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Using Nervous System Science to Help Coaching Clients Locate Creative Energy Reserves

Posted by Dee Wagner | May 1, 2018 | Comments (2)

We used to picture that our nervous systems created one continuum of energy within our bodies, ranging from highly active states to sluggishly passive states. New science helps us see that we actually have two different types of nervous system functioning—one for when we feel safe and another for when we face life-threatening danger.

Renaissance Energy

Looking back in time, we can recognize the creativity that blossomed during the Renaissance period in Europe when people sensed safety again following the bubonic plague. The return to safety after a time of great danger creates such a sense of relief that we might picture a renaissance period as an “up time” and a plague period as a “down time.” But looking more closely, we begin to recognize that both times had their own unique versions of ups and downs.

In a renaissance period, we feel safe to fail. We feel free to invite inspiration, to experiment and to have many of our experiments fail as a natural part of the path of discovery. We probably do not like the disappointment that accompanies failure, but we sense that learning to move through disappointment has value.

Plague times bring rising and falling feelings too, but the rises and falls have a very different quality than the ups and downs in a renaissance period. A time of plagues brings huge swings between furious efforts to force solutions and a foggy kind of robotic survival.

Unhealthy Growth?

Because we experience renaissance times as good times and plague times as bad times, we can focus on the growth that is possible during the renaissance times and imagine constant growth as good. We begin to believe that constant growth is a sign of health when it is not. In the body, constant growth is cancer. What is good about renaissance times is the sense of freedom to have growth and decline. In renaissance times, we feel freedom to both succeed and fail.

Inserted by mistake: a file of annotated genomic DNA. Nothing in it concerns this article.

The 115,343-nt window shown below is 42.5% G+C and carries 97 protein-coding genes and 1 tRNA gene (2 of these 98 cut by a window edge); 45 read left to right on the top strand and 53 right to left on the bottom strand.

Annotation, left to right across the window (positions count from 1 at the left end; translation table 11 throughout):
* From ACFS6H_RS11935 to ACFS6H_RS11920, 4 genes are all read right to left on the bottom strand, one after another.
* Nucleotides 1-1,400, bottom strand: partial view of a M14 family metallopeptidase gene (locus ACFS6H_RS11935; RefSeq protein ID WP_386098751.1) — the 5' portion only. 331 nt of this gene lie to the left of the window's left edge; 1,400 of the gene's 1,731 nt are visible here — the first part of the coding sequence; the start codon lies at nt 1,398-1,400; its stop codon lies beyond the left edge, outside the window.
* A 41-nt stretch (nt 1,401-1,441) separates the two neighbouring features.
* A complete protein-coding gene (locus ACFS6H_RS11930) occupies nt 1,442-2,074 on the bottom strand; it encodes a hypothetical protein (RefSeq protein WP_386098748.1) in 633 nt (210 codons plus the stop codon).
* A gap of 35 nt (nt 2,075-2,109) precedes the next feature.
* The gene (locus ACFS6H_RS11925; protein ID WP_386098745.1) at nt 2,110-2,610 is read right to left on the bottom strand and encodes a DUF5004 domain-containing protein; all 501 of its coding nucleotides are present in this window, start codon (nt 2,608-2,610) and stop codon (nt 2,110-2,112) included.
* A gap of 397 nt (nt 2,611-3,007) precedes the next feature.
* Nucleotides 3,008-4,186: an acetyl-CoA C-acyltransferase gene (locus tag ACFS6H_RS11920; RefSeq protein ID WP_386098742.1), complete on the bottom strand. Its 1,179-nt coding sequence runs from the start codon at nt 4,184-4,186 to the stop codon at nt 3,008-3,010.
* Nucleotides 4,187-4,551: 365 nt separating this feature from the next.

As science helps us have a more accurate picture of nervous system functioning, we can encourage clients out of plague mentality and into renaissance mentality by offering assurance that failure is an important step toward discovery. Inventors fail many times on their path to creating products and services.

Frantic effort to force constant growth breeds fear of failure—plague mentality. Desperately groping for solutions elicits nervous system functioning that exists in our bodies for times when we are trapped by a predator. When facing predators, we first shoot into fight-or-flight response. Fight/flight offers short-term superhuman ability, but that energy is not sustainable. When we are not able to create solutions by desperate fighting or fleeing, we shut down bodily functioning. We move into dissociative states resulting in a lack of presence.

New Scientific Understanding

Our nervous systems do not offer a mid-level functioning between fight/flight and shutdown. If we are facing a predator, we want to bounce back and forth between between short-term fight-to-the-death motivation and a hopeless-feeling lack of motivation. We want to have superhuman bursts of fighting-fleeing attempts and the kind of lack of presence that could make a predator lose interest.

However, short-term hyperfunctioning is only worth the resulting depletion of energy reserves in dire circumstances.  Fight/flight often results in the body’s shutting down to create a lack of presence that makes death less painful when it finally comes. Neither of these states are a sustainable way to live—only a way to survive and eventually die.